You know what I hate? Email. I hated it before I left the internet, and I hate it now. It's a cancer on our society. It is all-consuming. Email has absorbed into itself short messages, long messages, cute conversations between two people, futile conversations between a dozen people, calendar invites, Twitter subscription notifications, Facebook friend requests, password recovery, file exchange, file storage, coupons, project management, newsletters, infighting, backbiting, apologies, diatribes, bills, receipts, payments, and the great how-to-stay-organized minds of our generation.

As the months pass since my departure from the internet, my friends are getting better and better about slip-ups like "hey, check this out," or "just Google it," but "just email me" persists. If I ask for contact information, I'm looking for a name and a phone number, but I get an email instead. There's something so ingrained about email. I don't have the phone numbers, home addresses, or even Tumblr URLs memorized for most of my friends, but their email addresses spring easily to mind — almost like they are that address.

Of course, someone asking me to email them is a funny joke, and no harm is done to either party. But the default, ubiquitous nature of email is making life difficult in other ways.

Nobody has phone numbers for anybody anymore

For one, nobody has phone numbers for anybody anymore. I'm having a lot of trouble finding leads for stories, because my co-workers have only emailed with potential subjects, never called. And even when I get a phone number, if nobody picks up on the other end, the voicemail I leave is basically worthless — nobody checks their corporate landline's inbox, and a lot of people don't listen to their cellphone's voicemails either.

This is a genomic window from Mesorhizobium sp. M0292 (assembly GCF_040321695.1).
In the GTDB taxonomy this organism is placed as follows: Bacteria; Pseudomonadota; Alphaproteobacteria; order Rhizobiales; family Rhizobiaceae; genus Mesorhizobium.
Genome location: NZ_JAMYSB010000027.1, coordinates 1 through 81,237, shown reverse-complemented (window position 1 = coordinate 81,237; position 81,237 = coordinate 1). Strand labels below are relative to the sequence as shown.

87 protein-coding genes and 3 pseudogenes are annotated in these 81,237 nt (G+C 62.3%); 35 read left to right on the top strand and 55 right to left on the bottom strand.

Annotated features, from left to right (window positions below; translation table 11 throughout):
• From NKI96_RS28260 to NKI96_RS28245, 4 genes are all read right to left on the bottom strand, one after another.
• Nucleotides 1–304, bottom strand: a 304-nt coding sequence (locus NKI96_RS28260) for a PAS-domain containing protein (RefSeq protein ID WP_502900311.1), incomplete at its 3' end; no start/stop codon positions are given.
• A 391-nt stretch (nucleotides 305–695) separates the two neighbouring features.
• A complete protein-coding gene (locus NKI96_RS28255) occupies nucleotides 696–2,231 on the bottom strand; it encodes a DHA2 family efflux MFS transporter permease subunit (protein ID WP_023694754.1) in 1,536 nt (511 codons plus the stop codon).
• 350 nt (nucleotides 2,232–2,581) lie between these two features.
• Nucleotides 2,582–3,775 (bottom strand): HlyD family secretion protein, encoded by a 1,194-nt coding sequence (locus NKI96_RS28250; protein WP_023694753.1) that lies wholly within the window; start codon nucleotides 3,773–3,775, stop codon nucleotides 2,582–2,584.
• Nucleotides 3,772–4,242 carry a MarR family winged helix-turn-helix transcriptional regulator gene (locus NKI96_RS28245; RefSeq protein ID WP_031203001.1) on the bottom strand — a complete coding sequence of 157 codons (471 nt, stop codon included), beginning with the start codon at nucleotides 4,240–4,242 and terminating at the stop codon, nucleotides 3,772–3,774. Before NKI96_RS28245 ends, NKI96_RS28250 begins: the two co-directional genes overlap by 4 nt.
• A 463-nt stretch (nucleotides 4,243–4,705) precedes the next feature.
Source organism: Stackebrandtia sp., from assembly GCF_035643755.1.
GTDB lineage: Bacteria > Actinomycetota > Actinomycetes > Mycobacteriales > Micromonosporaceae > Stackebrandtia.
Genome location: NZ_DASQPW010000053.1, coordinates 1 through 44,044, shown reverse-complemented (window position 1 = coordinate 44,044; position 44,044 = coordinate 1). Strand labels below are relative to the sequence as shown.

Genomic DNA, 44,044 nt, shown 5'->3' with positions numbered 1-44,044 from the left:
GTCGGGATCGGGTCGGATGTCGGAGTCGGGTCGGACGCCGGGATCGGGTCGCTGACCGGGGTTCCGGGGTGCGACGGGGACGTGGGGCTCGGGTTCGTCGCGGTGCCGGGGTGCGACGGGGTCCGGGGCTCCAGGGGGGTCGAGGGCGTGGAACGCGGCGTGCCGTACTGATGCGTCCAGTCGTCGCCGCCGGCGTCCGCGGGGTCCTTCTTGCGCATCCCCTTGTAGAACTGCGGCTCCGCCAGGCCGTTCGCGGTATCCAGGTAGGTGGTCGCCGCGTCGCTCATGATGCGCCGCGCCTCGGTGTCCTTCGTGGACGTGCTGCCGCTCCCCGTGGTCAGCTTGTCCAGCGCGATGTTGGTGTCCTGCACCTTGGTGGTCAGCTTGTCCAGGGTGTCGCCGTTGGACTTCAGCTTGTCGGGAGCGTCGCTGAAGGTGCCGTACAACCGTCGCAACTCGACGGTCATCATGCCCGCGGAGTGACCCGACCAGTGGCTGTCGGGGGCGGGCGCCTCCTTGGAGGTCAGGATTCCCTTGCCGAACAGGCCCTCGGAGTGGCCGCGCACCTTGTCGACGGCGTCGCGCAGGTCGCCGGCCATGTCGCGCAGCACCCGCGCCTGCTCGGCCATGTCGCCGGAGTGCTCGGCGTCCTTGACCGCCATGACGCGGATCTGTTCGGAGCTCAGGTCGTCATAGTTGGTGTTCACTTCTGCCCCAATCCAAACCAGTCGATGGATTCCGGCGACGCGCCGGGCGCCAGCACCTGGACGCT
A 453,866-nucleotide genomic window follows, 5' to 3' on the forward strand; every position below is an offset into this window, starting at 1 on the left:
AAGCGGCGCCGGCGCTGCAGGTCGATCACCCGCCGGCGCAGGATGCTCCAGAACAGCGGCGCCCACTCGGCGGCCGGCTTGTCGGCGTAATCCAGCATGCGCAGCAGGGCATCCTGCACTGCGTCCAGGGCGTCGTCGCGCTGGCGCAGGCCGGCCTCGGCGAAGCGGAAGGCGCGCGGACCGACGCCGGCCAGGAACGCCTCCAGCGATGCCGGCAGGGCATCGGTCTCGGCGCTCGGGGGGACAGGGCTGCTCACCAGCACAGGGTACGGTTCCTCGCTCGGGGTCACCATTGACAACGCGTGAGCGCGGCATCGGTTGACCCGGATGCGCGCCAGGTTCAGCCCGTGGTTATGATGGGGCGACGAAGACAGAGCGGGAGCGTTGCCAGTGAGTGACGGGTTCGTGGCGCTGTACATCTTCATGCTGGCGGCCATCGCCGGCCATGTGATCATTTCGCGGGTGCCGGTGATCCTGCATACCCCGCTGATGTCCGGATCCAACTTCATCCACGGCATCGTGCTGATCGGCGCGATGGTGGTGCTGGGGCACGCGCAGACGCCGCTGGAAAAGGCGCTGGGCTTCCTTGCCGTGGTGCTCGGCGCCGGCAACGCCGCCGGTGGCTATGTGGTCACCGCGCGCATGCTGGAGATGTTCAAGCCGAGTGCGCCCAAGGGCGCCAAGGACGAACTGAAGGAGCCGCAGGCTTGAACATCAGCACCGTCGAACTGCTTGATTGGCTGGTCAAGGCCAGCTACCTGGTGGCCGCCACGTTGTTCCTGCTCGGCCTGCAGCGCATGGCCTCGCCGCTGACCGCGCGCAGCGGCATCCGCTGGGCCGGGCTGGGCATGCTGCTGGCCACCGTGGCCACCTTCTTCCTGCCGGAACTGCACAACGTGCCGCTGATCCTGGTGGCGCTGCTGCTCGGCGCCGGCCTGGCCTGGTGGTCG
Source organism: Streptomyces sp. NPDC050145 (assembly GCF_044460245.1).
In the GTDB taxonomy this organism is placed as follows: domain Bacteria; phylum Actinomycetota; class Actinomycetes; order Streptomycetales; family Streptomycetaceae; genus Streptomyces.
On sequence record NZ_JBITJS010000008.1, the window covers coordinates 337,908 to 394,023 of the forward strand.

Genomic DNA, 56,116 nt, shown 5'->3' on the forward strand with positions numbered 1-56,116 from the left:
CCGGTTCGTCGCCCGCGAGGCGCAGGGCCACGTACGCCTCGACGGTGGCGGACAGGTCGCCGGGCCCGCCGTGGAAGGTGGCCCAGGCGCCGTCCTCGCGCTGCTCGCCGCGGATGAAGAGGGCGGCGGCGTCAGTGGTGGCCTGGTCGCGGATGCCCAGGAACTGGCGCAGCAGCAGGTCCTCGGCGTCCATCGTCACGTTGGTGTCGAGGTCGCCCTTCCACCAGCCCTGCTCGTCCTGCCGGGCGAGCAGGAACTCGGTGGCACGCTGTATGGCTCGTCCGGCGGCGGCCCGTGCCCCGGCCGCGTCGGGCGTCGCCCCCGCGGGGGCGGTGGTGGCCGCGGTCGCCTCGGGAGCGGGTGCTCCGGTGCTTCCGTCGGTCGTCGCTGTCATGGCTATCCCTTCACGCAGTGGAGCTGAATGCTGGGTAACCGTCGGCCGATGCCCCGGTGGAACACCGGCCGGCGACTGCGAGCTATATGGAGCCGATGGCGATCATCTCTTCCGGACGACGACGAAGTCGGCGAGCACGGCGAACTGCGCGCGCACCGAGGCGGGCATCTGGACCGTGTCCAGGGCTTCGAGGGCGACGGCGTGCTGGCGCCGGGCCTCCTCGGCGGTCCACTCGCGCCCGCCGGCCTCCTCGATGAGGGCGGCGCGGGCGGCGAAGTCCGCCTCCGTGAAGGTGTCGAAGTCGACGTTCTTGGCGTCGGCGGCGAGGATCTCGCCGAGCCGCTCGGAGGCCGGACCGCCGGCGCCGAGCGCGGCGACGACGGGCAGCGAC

But the biggest problem I've run into is the "oh, right, you didn't get the email." I expected to be out of the loop when I left the internet, but I thought it would be mostly things that didn't apply to me. This is not the case.

For instance, when I was supposed to attend that Jewish-ultra-orthodox internet rally, there was apparently an epic planning thread. I was asked early on if I wanted to do the piece, and I did, but I didn't find out until a few hours before the rally started which day it was taking place. Sure, it's mostly my fault for not asking, but it's interesting that having an IRL conversation with me about particulars never crossed the mind of any Verge staffers.

I'm also left out of most party invites. I'll frequently find out about a get-together through pure coincidence — I'll call a friend out of boredom, and they'll remember that I'm still alive. "Oh," they'll say, "we're having people over tonight, you should come."

Sometimes when I do get a phone call — which I make sure to be ultra-grateful for, because I never know when it will be my last — I don't get all the details. For instance, I recently ruined a surprise party for a friend, merely because I hadn't been informed that it was a surprise party. I didn't get that email.